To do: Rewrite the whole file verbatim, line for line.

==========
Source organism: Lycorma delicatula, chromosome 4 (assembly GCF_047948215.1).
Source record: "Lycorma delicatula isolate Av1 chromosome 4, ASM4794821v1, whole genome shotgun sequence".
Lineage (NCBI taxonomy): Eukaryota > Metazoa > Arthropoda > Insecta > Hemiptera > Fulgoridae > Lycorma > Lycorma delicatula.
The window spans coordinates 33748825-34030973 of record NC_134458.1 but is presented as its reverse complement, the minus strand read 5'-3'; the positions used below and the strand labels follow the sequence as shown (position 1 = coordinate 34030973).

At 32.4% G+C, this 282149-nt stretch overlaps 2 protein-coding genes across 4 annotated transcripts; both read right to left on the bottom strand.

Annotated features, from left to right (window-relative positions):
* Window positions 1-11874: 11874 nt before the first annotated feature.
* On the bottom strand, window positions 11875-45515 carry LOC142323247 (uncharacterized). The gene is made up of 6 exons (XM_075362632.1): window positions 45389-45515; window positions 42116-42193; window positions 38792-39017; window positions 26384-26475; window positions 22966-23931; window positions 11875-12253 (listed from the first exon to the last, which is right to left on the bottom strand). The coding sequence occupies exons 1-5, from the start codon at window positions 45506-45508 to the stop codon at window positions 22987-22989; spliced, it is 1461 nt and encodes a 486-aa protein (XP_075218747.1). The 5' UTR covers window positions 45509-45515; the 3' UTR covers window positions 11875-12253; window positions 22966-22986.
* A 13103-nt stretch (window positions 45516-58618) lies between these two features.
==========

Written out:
Source organism: Lycorma delicatula, chromosome 4 (assembly GCF_047948215.1).
Source record: "Lycorma delicatula isolate Av1 chromosome 4, ASM4794821v1, whole genome shotgun sequence".
Lineage (NCBI taxonomy): Eukaryota > Metazoa > Arthropoda > Insecta > Hemiptera > Fulgoridae > Lycorma > Lycorma delicatula.
The window spans coordinates 33748825-34030973 of record NC_134458.1 but is presented as its reverse complement, the minus strand read 5'-3'; the positions used below and the strand labels follow the sequence as shown (position 1 = coordinate 34030973).

At 32.4% G+C, this 282149-nt stretch overlaps 2 protein-coding genes across 4 annotated transcripts; both read right to left on the bottom strand.

Annotated features, from left to right (window-relative positions):
* Window positions 1-11874: 11874 nt before the first annotated feature.
* On the bottom strand, window positions 11875-45515 carry LOC142323247 (uncharacterized). The gene is made up of 6 exons (XM_075362632.1): window positions 45389-45515; window positions 42116-42193; window positions 38792-39017; window positions 26384-26475; window positions 22966-23931; window positions 11875-12253 (listed from the first exon to the last, which is right to left on the bottom strand). The coding sequence occupies exons 1-5, from the start codon at window positions 45506-45508 to the stop codon at window positions 22987-22989; spliced, it is 1461 nt and encodes a 486-aa protein (XP_075218747.1). The 5' UTR covers window positions 45509-45515; the 3' UTR covers window positions 11875-12253; window positions 22966-22986.
* A 13103-nt stretch (window positions 45516-58618) lies between these two features.